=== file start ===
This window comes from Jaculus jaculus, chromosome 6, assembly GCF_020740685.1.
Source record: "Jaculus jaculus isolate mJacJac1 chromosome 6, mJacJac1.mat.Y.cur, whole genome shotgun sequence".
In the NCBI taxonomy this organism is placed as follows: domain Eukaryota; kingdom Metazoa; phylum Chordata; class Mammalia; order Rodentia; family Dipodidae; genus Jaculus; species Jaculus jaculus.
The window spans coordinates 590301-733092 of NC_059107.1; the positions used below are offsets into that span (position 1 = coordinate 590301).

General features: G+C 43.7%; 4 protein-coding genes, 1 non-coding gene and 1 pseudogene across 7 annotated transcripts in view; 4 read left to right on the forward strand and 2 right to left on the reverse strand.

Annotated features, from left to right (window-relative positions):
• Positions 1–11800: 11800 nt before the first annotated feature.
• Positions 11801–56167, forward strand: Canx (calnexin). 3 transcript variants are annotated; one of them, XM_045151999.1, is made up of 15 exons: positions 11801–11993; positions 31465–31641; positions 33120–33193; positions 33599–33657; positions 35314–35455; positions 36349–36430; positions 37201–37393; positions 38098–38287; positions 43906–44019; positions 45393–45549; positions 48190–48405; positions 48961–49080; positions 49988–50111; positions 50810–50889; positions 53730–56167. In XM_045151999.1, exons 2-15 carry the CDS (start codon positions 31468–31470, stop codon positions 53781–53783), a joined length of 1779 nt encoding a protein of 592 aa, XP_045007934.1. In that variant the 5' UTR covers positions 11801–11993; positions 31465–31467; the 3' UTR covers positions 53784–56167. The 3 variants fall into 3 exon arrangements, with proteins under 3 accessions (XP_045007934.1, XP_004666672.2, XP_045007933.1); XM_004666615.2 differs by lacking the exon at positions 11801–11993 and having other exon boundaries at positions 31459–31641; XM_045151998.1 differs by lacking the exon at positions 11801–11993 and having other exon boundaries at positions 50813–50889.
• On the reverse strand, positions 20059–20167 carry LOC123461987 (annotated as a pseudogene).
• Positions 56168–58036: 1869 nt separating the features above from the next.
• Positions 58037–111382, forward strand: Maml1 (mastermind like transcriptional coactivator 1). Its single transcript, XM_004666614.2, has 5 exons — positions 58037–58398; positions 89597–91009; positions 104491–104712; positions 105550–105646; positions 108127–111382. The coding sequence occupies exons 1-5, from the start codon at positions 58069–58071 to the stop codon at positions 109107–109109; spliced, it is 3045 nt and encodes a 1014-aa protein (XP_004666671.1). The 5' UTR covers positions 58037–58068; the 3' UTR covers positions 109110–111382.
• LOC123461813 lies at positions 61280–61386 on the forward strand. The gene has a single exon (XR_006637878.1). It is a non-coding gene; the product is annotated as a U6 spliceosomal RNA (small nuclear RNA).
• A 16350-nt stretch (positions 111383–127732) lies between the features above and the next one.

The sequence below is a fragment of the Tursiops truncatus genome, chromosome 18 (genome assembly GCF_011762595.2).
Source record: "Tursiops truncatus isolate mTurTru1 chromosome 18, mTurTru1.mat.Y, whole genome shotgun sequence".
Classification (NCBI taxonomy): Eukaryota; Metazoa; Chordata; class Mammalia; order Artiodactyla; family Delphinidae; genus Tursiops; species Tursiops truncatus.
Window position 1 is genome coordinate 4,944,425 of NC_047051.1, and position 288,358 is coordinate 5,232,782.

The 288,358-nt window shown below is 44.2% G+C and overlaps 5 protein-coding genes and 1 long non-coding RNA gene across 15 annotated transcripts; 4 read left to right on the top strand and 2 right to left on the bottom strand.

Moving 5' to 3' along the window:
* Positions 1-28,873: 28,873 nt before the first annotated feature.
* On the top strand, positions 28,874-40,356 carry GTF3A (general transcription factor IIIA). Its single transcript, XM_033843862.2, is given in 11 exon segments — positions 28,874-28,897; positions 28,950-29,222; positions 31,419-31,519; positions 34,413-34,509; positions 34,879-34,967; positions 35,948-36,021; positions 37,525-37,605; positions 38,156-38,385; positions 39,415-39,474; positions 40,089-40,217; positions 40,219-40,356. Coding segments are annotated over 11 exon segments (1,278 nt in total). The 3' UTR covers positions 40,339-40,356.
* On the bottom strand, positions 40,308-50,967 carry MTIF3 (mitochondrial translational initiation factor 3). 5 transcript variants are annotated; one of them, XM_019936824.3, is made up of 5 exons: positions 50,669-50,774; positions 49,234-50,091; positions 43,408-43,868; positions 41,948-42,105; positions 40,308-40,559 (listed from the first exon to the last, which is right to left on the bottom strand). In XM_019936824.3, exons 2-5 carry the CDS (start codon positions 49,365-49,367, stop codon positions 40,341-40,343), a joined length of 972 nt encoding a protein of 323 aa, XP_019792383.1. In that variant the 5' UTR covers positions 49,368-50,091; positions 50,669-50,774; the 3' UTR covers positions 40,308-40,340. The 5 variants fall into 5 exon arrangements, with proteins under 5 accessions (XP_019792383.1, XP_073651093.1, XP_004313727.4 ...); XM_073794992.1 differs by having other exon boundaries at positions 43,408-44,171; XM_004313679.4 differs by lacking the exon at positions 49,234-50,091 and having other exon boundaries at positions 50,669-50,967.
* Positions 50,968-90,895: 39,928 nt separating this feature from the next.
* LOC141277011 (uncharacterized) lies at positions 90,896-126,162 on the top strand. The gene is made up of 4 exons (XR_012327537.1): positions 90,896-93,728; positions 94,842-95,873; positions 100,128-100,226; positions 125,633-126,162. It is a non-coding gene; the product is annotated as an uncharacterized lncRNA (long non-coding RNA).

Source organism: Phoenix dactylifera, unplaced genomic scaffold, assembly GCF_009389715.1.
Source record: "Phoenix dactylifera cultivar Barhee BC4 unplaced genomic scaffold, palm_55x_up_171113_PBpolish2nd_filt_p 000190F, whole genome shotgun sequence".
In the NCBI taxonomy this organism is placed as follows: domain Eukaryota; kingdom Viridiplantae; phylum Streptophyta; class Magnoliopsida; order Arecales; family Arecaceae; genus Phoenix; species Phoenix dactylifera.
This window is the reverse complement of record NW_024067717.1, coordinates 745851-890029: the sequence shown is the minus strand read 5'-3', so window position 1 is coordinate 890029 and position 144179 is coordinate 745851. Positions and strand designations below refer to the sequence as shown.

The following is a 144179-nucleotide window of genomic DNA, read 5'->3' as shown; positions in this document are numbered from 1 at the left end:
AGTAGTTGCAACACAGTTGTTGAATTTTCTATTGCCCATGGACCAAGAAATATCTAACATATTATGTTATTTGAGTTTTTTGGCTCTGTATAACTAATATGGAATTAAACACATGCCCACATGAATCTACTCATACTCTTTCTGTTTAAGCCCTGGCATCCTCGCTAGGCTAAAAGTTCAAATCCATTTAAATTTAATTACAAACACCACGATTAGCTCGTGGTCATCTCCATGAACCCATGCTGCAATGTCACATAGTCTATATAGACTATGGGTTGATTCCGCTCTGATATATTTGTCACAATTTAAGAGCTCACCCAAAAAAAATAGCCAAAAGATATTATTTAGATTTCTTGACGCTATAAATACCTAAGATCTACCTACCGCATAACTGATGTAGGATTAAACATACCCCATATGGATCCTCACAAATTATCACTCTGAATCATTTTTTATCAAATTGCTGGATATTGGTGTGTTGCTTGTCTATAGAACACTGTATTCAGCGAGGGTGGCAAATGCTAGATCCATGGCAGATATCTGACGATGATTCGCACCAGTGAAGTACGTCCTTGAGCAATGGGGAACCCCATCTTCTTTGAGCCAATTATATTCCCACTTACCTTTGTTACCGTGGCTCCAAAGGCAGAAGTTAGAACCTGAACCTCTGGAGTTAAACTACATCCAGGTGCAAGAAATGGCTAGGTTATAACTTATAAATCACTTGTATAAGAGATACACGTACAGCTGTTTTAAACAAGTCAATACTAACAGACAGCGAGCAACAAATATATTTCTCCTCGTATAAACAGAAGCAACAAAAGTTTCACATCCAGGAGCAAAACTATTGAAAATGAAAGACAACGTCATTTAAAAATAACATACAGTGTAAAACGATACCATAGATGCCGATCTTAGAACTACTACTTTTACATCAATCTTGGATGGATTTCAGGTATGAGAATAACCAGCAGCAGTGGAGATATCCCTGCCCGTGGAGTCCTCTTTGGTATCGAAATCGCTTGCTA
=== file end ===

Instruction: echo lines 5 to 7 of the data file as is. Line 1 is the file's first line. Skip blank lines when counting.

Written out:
General features: G+C 43.7%; 4 protein-coding genes, 1 non-coding gene and 1 pseudogene across 7 annotated transcripts in view; 4 read left to right on the forward strand and 2 right to left on the reverse strand.

Annotated features, from left to right (window-relative positions):
• Positions 1–11800: 11800 nt before the first annotated feature.